Eton “works very well” without admitting girls, Jacob Rees-Mogg said after the Education Secretary suggested the school should welcome female pupils.
Commons Leader Mr Rees-Mogg, who went to Eton, spoke out after Gavin Williamson said it would be a “great step forward” if the school altered its admissions policy.
Eton College is one of the UK’s most prestigious public schools, with former pupils including Prime Minister Boris Johnson.
The school, near Windsor in Berkshire, was founded in 1440 by Henry VI and Mr Johnson is the latest in a long line of Etonians who have become prime minister.
David Cameron, Harold Macmillan and William Gladstone are among the 20 prime ministers who studied there.
Mr Williamson, who attended Raincliffe Comprehensive School in Scarborough, told BBC Radio 4’s Today programme: “I would be very much in favour of Eton taking girls.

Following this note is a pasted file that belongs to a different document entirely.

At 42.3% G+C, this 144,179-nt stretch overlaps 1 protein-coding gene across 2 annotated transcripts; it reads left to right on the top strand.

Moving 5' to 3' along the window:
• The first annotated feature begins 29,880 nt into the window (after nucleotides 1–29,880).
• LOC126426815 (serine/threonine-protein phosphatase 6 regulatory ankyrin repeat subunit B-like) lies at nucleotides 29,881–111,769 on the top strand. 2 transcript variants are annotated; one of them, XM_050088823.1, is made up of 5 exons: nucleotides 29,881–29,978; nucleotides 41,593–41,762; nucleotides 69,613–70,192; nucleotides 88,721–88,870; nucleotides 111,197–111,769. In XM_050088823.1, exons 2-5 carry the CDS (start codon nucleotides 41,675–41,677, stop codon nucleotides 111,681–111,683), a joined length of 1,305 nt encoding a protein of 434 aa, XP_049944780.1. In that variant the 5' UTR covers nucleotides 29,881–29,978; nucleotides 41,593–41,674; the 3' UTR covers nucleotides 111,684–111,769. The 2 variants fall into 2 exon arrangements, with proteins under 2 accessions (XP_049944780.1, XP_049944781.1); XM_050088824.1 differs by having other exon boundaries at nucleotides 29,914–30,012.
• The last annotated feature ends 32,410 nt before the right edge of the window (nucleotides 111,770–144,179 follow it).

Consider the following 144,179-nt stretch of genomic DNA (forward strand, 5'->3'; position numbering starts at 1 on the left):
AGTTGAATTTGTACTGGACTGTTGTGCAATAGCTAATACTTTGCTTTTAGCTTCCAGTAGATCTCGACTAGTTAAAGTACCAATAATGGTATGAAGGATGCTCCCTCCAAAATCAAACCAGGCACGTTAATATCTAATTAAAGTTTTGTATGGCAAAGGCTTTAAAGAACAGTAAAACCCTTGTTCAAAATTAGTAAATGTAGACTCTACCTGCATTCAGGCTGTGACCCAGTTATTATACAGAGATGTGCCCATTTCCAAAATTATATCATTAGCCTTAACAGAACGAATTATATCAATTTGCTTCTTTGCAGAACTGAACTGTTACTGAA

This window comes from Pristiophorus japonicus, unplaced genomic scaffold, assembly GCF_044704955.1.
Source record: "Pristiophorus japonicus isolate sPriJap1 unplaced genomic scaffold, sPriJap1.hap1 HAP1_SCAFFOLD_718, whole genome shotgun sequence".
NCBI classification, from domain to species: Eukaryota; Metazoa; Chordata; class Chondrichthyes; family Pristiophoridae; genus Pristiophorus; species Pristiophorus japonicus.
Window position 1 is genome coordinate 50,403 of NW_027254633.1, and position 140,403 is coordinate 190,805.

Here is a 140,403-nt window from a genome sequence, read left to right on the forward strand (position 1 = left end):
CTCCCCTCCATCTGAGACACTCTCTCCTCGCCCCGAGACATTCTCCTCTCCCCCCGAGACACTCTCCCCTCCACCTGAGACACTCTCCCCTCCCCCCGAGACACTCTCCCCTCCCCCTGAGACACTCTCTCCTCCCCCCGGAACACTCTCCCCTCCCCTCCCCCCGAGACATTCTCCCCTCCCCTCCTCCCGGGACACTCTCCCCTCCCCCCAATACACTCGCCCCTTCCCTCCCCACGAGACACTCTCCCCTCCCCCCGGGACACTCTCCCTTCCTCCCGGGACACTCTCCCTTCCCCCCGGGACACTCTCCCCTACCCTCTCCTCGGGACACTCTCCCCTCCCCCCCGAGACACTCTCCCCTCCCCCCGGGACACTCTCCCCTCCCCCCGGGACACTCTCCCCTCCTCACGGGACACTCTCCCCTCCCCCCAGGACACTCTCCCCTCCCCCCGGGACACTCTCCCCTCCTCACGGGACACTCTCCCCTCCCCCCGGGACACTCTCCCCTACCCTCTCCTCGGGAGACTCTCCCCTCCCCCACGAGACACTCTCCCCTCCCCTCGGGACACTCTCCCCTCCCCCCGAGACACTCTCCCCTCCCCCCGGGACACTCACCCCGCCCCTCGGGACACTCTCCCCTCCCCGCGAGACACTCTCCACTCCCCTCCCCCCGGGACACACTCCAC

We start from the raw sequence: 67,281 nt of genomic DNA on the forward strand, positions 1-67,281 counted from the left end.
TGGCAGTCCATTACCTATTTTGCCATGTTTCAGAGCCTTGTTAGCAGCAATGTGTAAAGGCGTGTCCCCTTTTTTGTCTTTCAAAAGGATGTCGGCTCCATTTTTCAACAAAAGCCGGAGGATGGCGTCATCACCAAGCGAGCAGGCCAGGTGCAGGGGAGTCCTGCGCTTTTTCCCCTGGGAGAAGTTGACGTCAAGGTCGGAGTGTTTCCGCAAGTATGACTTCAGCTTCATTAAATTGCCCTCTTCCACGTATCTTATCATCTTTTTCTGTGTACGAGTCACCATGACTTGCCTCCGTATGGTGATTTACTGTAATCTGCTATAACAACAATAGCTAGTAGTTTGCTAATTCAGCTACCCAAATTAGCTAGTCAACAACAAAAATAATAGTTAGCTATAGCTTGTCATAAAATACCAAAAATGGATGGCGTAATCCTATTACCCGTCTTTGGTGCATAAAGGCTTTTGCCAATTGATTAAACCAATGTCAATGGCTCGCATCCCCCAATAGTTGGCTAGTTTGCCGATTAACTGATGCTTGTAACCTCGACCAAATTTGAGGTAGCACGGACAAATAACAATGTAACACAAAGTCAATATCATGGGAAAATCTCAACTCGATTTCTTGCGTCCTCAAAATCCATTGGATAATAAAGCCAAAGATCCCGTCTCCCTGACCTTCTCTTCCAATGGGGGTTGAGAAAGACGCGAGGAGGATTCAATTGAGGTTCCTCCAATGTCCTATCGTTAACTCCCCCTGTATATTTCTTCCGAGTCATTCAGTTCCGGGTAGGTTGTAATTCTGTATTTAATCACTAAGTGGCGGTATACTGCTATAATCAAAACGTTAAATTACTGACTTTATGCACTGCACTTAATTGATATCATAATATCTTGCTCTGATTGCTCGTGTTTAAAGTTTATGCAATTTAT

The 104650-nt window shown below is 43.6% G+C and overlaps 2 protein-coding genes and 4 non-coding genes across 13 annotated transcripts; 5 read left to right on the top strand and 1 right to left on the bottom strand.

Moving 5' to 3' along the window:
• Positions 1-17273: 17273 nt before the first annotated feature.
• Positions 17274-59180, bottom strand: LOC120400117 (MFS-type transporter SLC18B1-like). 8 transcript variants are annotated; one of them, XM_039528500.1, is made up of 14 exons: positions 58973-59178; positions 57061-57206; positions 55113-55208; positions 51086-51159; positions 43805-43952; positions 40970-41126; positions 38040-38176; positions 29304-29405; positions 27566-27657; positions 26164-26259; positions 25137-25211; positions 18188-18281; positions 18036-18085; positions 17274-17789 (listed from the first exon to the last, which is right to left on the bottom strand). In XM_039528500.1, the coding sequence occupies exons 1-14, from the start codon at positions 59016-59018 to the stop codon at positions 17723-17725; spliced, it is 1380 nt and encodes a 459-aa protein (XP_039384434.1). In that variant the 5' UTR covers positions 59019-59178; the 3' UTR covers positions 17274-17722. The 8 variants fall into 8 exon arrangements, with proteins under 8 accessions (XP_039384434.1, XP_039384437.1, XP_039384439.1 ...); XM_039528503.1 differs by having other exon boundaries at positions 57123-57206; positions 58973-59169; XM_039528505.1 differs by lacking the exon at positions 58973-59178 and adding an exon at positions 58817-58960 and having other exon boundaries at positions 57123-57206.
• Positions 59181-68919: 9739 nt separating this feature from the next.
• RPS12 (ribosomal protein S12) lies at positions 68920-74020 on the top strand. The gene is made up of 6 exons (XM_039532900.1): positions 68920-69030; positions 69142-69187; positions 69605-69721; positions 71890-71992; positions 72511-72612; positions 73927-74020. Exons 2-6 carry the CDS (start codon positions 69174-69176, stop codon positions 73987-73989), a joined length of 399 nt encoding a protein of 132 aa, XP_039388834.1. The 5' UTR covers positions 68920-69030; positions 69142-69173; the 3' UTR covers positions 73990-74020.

“I think that would be a good step forward.”
But Mr Rees-Mogg told MPs: “Much though I might like my own daughter to go there, I think it works very well as it is, thank you very much.”
Downing Street said it is a matter for Eton whether it chooses to admit girls.
The Prime Minister’s official spokesman said that, while single-sex schools are an important part of the education system, the Government would support Eton if it decided to change.
“We have said consistently single-sex schools are an important of our diverse education system and it is right that parents have the opportunity to make decisions about the type of school that their children attend,” the spokesman said.
“If Eton were to become a mixed-sex school we would obviously support that decision, but it is a matter for Eton as an independent school to set their own admission criteria.”